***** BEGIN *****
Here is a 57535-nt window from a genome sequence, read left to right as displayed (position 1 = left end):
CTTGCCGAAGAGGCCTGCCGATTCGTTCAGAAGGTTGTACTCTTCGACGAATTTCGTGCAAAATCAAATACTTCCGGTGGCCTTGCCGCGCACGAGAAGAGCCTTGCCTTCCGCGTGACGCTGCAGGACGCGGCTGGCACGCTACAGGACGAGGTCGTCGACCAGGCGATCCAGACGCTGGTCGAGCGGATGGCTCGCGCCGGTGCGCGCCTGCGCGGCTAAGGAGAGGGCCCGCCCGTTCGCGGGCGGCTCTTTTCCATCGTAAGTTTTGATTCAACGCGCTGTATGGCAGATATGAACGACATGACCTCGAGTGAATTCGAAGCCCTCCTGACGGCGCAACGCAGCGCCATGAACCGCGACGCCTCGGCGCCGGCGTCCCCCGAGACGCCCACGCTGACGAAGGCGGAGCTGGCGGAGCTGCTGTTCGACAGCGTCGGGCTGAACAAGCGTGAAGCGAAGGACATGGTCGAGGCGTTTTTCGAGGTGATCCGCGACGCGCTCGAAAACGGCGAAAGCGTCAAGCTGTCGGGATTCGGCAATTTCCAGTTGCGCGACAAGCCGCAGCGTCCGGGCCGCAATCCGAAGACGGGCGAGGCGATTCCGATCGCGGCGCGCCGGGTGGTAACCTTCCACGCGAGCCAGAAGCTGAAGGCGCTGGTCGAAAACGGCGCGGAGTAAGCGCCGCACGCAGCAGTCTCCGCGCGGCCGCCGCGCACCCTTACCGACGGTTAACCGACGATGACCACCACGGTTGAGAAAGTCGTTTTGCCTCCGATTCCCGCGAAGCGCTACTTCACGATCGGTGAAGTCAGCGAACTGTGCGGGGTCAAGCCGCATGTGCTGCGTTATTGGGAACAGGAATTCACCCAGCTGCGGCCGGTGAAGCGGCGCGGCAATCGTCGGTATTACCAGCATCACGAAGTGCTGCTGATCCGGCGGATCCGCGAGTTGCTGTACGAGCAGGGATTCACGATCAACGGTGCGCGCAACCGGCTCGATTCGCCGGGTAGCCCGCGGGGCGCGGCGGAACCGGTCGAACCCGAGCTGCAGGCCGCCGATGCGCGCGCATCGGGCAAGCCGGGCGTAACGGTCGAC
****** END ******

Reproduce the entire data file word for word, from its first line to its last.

Here is a 57535-nt window from a genome sequence, read left to right as displayed (position 1 = left end):
CTTGCCGAAGAGGCCTGCCGATTCGTTCAGAAGGTTGTACTCTTCGACGAATTTCGTGCAAAATCAAATACTTCCGGTGGCCTTGCCGCGCACGAGAAGAGCCTTGCCTTCCGCGTGACGCTGCAGGACGCGGCTGGCACGCTACAGGACGAGGTCGTCGACCAGGCGATCCAGACGCTGGTCGAGCGGATGGCTCGCGCCGGTGCGCGCCTGCGCGGCTAAGGAGAGGGCCCGCCCGTTCGCGGGCGGCTCTTTTCCATCGTAAGTTTTGATTCAACGCGCTGTATGGCAGATATGAACGACATGACCTCGAGTGAATTCGAAGCCCTCCTGACGGCGCAACGCAGCGCCATGAACCGCGACGCCTCGGCGCCGGCGTCCCCCGAGACGCCCACGCTGACGAAGGCGGAGCTGGCGGAGCTGCTGTTCGACAGCGTCGGGCTGAACAAGCGTGAAGCGAAGGACATGGTCGAGGCGTTTTTCGAGGTGATCCGCGACGCGCTCGAAAACGGCGAAAGCGTCAAGCTGTCGGGATTCGGCAATTTCCAGTTGCGCGACAAGCCGCAGCGTCCGGGCCGCAATCCGAAGACGGGCGAGGCGATTCCGATCGCGGCGCGCCGGGTGGTAACCTTCCACGCGAGCCAGAAGCTGAAGGCGCTGGTCGAAAACGGCGCGGAGTAAGCGCCGCACGCAGCAGTCTCCGCGCGGCCGCCGCGCACCCTTACCGACGGTTAACCGACGATGACCACCACGGTTGAGAAAGTCGTTTTGCCTCCGATTCCCGCGAAGCGCTACTTCACGATCGGTGAAGTCAGCGAACTGTGCGGGGTCAAGCCGCATGTGCTGCGTTATTGGGAACAGGAATTCACCCAGCTGCGGCCGGTGAAGCGGCGCGGCAATCGTCGGTATTACCAGCATCACGAAGTGCTGCTGATCCGGCGGATCCGCGAGTTGCTGTACGAGCAGGGATTCACGATCAACGGTGCGCGCAACCGGCTCGATTCGCCGGGTAGCCCGCGGGGCGCGGCGGAACCGGTCGAACCCGAGCTGCAGGCCGCCGATGCGCGCGCATCGGGCAAGCCGGGCGTAACGGTCGAC